We Are the Freaks, a rather pretentious and self-indulgent British comedy, starts off with the main character walking down the street talking into camera about the things he hates, from films that talk to camera (seriously…), teen movies where the misfits come out on top and Margaret Thatcher. Because it simply wouldn’t be a dejected youth movie without directly complaining about all the things that bug them, now would it?
The plot, such as it is, follows Jack (Jamie Blackley), a would-be student as he works a temporary job while awaiting word back about his University acceptance. He embarks on a night out with his friends, who include the eccentric Chunks (Sean Teale) and Parsons (Mike Bailey), and we follow the various levels of trouble they get into.
It’s the type of film where characters drive around in a car all night, spouting quirky and offbeat dialogue that attempts at something insightful but just comes off as pompous. It doesn’t help that the characters are so thinly written, from the everyman lead whose job is supposed to be to make us feel related to what’s going on, to the eccentric drug-dealer whose a bit of an asshole but still loveable all the same. Are former youths of the early ’90s supposed to see themselves in these people?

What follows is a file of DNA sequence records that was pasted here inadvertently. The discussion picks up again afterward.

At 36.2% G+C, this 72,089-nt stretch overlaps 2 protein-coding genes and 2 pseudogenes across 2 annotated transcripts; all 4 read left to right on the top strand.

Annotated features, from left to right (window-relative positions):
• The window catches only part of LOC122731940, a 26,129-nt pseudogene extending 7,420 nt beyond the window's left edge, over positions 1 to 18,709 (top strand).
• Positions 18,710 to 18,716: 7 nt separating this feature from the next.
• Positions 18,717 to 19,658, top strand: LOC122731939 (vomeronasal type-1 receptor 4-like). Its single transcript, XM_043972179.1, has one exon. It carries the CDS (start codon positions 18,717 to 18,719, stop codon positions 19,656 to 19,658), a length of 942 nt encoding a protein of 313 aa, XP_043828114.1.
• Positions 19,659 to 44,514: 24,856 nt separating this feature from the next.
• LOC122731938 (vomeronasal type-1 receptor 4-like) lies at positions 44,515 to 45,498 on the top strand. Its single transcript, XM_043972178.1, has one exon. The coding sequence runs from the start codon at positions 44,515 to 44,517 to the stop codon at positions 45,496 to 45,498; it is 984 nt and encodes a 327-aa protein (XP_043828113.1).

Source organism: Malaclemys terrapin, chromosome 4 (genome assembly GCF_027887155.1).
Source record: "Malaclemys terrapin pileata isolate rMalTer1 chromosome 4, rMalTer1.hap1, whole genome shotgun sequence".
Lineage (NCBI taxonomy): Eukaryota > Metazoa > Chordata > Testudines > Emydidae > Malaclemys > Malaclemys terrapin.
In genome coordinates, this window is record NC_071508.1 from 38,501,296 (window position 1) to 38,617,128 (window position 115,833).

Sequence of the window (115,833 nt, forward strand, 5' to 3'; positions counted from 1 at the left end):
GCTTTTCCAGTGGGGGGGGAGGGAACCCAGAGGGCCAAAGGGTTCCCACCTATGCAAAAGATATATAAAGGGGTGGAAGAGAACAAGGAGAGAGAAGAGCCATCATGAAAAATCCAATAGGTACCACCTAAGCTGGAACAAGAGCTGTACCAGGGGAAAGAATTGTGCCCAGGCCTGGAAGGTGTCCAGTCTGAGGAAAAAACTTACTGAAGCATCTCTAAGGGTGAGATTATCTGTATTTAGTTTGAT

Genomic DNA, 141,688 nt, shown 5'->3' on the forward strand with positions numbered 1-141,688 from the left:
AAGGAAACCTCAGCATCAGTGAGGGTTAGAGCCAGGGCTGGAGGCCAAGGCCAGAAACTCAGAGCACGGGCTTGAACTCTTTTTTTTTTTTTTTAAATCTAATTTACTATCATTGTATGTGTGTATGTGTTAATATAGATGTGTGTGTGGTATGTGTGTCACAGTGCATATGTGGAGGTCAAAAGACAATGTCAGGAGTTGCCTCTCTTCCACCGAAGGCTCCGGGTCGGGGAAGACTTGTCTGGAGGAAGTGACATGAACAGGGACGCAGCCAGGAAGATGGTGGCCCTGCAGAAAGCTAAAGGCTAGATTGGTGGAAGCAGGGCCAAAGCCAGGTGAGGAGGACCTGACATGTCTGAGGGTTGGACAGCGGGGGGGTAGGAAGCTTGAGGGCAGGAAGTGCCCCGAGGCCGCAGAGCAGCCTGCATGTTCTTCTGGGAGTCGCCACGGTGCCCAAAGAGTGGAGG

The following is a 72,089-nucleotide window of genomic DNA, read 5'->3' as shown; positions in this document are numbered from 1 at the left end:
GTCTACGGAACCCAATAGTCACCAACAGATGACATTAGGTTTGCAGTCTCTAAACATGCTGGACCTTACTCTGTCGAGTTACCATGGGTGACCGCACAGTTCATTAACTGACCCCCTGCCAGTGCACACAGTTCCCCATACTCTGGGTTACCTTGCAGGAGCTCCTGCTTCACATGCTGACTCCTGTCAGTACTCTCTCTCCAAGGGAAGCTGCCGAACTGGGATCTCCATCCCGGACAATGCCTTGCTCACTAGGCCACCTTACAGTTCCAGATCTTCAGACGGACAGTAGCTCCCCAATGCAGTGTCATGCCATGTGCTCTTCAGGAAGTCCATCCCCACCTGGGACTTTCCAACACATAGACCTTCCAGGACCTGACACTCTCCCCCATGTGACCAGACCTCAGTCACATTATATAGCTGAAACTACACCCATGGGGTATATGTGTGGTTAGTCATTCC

The humour is frequently juvenile, crass and even offensive in places (namely when it comes to the mentally handicapped younger brother of Jack’s love interest). That might have been forgiven had it actually been hilarious as it was intended when all it really delivers is the odd laugh here and there, mostly coming from Michael Smiley’s unpredictable nutcase Killer Colin, who is about the only memorable thing in an otherwise curiously bland film.
We Are the Freaks is not without its chucklesome moments but mostly it’s a smarmy and pretentious affair with a know-it-all attitude, derivative style and uninteresting characters. The worst of it is that there is ultimately no point to it whatsoever, summed up by a insultingly uncaring final line, as we follow these group of self-involved young adults complaining and mucking about for 80 minutes. Avoid.